Photo of Andrew Crush by Jim Patrico

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Farmers. They’re just like us. Spring House Farm’s Andrew Crush swung by the P Street Whole Foods one Wednesday afternoon after making a delivery around the corner at Birch & Barley. He describes the patience-zapping amount of time it took to find a parking spot and then wait in the 10-items-or-fewer line when trying to purchase a single product. “I would be pretty frustrated if that’s how day-to-day grocery shopping is.” Well, it is.

Starting immediately, there’s another option. Crush, who has been working hard to bring his sustainably raised hogs into area restaurants, is pivoting to get his Lovettsville, Virginia, products directly into people’s homes.

Friday marked the launch of the farm’s expanded a la carte online ordering program. Crush is hoping it will encourage more Washingtonians to experiment in the kitchen. “D.C. is definitely a going-out-to-dinner crowd,” he says. “Save a buck or two and come up with something at home.”

The list of what’s available is a home cook’s dream: pasture-raised poultry ranging from whole chickens ($6/lb) to chicken livers ($4.50); an arsenal of beef products like porterhouse steaks ($34/lb), beef brisket ($8.25/lb), ground beef ($7/lb), and Delmonico steaks ($22/lb); and pasture-raised, forest-finished pork such as pork chops ($18/lb), pork tenderloin ($12.99/lb), bacon ($10), and St. Louis-style spare ribs ($8.25/lb).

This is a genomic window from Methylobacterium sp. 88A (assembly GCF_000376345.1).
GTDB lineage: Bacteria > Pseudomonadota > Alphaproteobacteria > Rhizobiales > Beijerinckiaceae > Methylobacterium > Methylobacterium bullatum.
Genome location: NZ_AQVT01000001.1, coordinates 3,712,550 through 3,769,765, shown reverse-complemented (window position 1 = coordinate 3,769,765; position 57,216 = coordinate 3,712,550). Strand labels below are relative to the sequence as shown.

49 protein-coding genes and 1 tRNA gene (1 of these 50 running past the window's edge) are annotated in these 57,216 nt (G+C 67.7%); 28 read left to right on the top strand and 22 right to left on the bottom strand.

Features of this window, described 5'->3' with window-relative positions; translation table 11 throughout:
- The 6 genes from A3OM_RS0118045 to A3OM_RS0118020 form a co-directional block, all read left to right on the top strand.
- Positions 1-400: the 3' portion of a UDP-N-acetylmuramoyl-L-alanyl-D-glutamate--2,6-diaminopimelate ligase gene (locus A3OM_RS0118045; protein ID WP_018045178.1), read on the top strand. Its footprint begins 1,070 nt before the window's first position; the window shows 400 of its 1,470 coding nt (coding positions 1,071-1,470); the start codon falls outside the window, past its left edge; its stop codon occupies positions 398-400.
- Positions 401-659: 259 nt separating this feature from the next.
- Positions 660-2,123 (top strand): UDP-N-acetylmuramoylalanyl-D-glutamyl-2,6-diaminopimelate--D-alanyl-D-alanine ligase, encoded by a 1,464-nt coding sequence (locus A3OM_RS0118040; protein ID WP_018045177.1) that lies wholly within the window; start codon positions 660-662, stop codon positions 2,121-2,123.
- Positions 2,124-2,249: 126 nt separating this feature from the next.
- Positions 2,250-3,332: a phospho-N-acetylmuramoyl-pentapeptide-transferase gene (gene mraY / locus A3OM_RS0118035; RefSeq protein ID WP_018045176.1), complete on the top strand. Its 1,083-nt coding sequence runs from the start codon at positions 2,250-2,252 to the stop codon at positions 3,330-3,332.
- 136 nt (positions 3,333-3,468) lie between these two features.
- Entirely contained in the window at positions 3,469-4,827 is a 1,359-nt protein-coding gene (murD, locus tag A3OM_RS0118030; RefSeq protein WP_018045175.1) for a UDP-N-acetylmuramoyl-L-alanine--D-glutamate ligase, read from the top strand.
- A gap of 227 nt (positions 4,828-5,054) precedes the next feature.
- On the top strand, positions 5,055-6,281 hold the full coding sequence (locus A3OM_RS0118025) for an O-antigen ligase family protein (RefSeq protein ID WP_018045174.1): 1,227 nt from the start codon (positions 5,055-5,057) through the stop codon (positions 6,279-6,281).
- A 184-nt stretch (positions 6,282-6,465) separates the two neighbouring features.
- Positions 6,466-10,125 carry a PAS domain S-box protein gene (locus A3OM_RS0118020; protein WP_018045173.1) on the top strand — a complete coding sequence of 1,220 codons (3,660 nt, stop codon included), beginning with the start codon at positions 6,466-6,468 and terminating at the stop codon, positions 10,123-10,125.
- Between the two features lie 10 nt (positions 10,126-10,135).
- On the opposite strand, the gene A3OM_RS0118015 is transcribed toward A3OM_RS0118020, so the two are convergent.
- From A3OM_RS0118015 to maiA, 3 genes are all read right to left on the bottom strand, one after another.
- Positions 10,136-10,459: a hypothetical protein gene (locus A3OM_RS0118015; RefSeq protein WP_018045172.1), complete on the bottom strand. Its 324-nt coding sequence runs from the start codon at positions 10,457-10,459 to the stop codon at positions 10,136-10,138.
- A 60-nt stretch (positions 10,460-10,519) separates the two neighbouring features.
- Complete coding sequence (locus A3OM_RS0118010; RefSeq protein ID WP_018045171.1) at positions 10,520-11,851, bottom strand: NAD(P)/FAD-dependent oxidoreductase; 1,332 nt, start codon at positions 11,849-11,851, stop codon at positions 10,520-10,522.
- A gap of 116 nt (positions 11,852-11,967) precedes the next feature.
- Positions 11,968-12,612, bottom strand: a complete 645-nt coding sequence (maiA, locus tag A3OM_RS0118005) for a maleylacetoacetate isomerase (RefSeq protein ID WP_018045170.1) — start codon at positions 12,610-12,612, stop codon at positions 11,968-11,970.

There’s the same breadth of cuts when it comes to lamb and goat, plus eggs ($4.50/dozen) and honey ($8 for 8oz.). All products are USDA-certified and come vacuum-packed. The Spring House Farm website even offers recipes.

Recognizing he’s competing with the convenience of popping into grocery stores or the small smattering of butcher shops in the region, Crush worked to streamline things. If an order amounts to $250 or more, Spring House Farm will deliver the parcel directly to the customer’s door. Otherwise, orders can be picked up at Primal Fitness just off New York Avenue at 219 M St. NW.

Spring House Farm has long had a CSA (Community Supported Agriculture) program where customers can sign up to receive packages of farm goods biweekly, but like all CSAs, patrons can’t select their products. The new a la carte system, made possible by a loan from the U.S. Department of Agriculture, allows people to pick and choose.

“The loan’s designed specifically for farms because the payment plan works with how your sales are,” Crush explains. Unlike a car payment where you pay a fixed rate every month, Crush pays more during the times of year he’s earning the most. “This way we can pass savings onto our customers.”

Crush used the loan to purchase a walk-in freezer. “Before, anything people would order would be at the bottom of the chest freezer,” he says. “It was difficult.” The walk-in freezer enables Crush and his staff to manage inventory better.

Spring House Farm, 37864 Long Lane, Lovettsville VA; (703) 728-6623; springhouse.farm